The concept of a tripartite agency of existence: body, soul, and god, does not completely parallel to Plato either. Plato believed in the physical world, the world of forms, and the greatest form of all: good. A superficial inspection would correlate these to body, soul, and god respectively, but this cannot work. First off, the world of forms, in Platonic terms, equates to god himself according to Augustine. The greatest form of all, however, can be no other than god as well. Plato's third realm, the realm of the perceivable, then must correlate to both Augustine's "body" and his "soul." This, however, cannot be since it is Plato's realm of forms which is also the realm of intellect, a concept paralleling Augustine's "soul." So apparently, Augustine has also created a third segment of Plato's divided line.
Pausanias discusses different kinds of Common Love. He says that if a person marries for money and gratifies his lover, this is Common ugly love. The wealthy person's love is not, because he was deceived. The deceiver still maintains Virtue. Pausanius says the same is true of the older Aphrodite's Love. The deceived maintains virtue as long as their intentions were seeded in virtue. For Pausanias virtue is the key to love. Love without virtue is inferior, Common Love.
The prerequisites before embarking on a metaphysical path requires the two following things: a belief in a God and the possibility of an afterlife. If these two concepts are not met, one will have trouble grasping the concepts of metaphysics. Also, if an individual has more traditional views of religion, this will also serve as an obstacle to learning metaphysics, as metaphysics takes a non-traditional route to religion, otherwise known as spirituality. Actually, this fact alone makes metaphysics a more flexible and graspable means of spirituality without rules and regulations, that almost anyone can grasp, other than the die-hard skeptics who are most likely out to disprove the concepts and not take advantage of them.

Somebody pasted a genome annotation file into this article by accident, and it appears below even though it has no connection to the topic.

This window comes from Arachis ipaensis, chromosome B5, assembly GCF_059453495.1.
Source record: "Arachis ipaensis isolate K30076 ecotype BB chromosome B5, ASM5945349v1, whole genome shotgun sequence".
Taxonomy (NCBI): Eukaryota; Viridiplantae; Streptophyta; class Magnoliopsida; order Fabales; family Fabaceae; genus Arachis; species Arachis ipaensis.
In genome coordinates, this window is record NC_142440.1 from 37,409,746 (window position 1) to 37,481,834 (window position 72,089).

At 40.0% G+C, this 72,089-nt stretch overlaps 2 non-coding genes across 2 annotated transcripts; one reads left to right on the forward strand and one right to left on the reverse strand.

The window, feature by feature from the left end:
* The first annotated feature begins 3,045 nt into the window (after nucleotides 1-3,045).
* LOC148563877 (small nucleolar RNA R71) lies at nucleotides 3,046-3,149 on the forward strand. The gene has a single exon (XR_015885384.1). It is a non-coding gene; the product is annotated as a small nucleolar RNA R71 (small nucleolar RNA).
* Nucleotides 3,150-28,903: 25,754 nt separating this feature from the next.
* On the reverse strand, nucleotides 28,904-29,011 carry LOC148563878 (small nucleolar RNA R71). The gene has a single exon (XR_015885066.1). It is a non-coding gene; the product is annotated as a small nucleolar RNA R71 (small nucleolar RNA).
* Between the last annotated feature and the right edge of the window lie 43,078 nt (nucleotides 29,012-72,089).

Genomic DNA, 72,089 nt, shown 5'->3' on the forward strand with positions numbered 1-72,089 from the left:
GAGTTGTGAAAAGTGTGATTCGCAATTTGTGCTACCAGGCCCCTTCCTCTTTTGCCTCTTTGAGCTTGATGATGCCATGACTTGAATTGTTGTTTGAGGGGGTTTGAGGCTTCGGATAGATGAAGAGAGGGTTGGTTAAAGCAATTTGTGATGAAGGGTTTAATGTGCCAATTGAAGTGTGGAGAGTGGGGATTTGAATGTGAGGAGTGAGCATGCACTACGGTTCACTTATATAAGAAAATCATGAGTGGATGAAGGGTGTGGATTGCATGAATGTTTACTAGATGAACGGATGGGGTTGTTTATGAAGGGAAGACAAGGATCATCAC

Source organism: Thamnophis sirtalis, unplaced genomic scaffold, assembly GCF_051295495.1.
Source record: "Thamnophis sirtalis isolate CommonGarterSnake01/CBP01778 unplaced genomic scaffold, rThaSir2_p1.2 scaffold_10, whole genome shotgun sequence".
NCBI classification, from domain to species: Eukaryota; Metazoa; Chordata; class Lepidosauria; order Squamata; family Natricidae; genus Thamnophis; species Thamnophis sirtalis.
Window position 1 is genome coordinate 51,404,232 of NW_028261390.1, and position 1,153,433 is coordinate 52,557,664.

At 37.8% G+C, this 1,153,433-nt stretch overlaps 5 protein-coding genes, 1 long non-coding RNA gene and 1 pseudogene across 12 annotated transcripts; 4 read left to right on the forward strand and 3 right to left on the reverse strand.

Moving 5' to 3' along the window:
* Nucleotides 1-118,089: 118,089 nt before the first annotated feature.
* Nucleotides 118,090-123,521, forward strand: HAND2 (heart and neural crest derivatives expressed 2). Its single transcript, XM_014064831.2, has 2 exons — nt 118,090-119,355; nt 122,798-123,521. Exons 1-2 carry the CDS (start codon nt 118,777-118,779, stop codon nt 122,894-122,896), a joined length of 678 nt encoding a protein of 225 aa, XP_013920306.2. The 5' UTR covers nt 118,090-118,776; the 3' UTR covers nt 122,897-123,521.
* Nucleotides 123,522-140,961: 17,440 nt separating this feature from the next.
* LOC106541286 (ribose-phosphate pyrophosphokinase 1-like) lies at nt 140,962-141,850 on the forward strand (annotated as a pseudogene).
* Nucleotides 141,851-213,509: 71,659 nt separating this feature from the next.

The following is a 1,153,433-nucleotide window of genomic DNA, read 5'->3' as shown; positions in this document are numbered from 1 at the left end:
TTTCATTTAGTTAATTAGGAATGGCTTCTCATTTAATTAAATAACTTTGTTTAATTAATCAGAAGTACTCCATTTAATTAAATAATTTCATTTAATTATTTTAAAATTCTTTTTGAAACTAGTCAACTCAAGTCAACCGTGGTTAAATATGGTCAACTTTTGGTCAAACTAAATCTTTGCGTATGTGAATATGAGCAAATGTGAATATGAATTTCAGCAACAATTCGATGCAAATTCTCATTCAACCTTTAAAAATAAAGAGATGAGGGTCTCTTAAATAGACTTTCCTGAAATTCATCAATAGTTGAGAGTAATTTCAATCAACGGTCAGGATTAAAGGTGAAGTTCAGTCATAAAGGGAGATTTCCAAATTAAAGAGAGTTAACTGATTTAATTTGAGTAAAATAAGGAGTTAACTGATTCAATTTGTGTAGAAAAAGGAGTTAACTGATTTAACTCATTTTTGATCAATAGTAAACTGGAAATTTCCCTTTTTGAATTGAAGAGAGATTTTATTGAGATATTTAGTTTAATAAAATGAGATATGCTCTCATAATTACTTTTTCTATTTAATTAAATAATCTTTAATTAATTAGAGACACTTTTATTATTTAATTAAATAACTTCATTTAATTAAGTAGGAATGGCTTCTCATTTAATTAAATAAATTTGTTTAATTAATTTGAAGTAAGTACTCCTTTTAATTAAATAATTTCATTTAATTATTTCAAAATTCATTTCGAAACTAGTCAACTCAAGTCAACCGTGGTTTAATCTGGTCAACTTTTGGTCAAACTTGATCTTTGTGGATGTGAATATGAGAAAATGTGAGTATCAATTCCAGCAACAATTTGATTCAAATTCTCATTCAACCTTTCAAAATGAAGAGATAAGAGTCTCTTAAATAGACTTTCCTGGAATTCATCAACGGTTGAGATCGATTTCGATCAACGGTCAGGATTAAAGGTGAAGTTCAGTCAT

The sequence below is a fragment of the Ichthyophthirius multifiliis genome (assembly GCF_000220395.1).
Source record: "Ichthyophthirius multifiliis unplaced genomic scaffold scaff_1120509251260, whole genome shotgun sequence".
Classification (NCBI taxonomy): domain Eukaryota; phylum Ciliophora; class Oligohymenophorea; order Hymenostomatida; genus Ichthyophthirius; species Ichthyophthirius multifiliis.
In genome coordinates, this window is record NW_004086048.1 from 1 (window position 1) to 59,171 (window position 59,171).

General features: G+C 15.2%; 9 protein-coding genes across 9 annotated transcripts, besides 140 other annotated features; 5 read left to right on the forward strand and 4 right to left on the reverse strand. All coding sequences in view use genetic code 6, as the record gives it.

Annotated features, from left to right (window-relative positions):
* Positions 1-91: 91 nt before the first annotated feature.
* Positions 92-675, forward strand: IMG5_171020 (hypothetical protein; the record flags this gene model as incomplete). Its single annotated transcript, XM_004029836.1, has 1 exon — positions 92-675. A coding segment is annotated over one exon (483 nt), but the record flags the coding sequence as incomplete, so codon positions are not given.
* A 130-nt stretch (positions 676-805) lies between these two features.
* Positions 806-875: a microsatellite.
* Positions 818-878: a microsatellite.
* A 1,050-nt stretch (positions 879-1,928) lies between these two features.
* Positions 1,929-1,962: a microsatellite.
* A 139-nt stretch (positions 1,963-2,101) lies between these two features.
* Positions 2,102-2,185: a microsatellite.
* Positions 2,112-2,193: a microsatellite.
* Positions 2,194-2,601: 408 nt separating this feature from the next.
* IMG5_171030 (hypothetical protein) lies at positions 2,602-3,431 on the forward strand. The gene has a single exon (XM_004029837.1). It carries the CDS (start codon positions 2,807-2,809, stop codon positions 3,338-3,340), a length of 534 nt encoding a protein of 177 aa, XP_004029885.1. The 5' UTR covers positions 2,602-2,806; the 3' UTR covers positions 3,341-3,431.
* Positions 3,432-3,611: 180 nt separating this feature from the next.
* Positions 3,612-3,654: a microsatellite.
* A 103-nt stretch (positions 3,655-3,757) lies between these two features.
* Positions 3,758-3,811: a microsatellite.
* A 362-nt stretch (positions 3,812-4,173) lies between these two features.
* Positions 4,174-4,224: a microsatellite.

He then proceeds to eliminate the body and the senses from being without doubt, until he comes up with the one verifiable truth: Sensing? There can be no sensing in the absence of body; and besides I have seemed during sleep to apprehend things which does belong to me: it alone cannot be separated from me. I am, I exist. This is certain. How often? As often as I think. For it might indeed be that if I entirely ceased to think, I should thereupon altogether cease to exist. I am not at present admitting anything, that is to say, a mind an understanding or reason--terms the significance of which has hitherto been unknown to me. I am, then, a real thing, and really existent. What thing? I have said it a thinking thing. (Descartes, Rene, "Meditations," Struhl, Paula Rothenberg, and Struhl Karsten J., editors, Philosophy Now. Random House: 1980)
I have always considered that the two questions respecting God and the Soul were the chief of those that ought to be demonstrated by philosophical rather than theological argument, that is, the questions of the existence of God and the immortality of the soul. (Qtd in Ockman, William)
All three works have emphasized the transitory nature of the material world and the transcendence of the realm of rational thought, belief in god, or living in the ways of Krishna. Plato and the Gita especially emphasize the necessity of people doing what suits them best. Meanwhile the concept of an omnipotent, omnipresent, omniscient god from which all existence must come from directly parallels Krishna and all of existence, mentality, sensation and thought existing within him.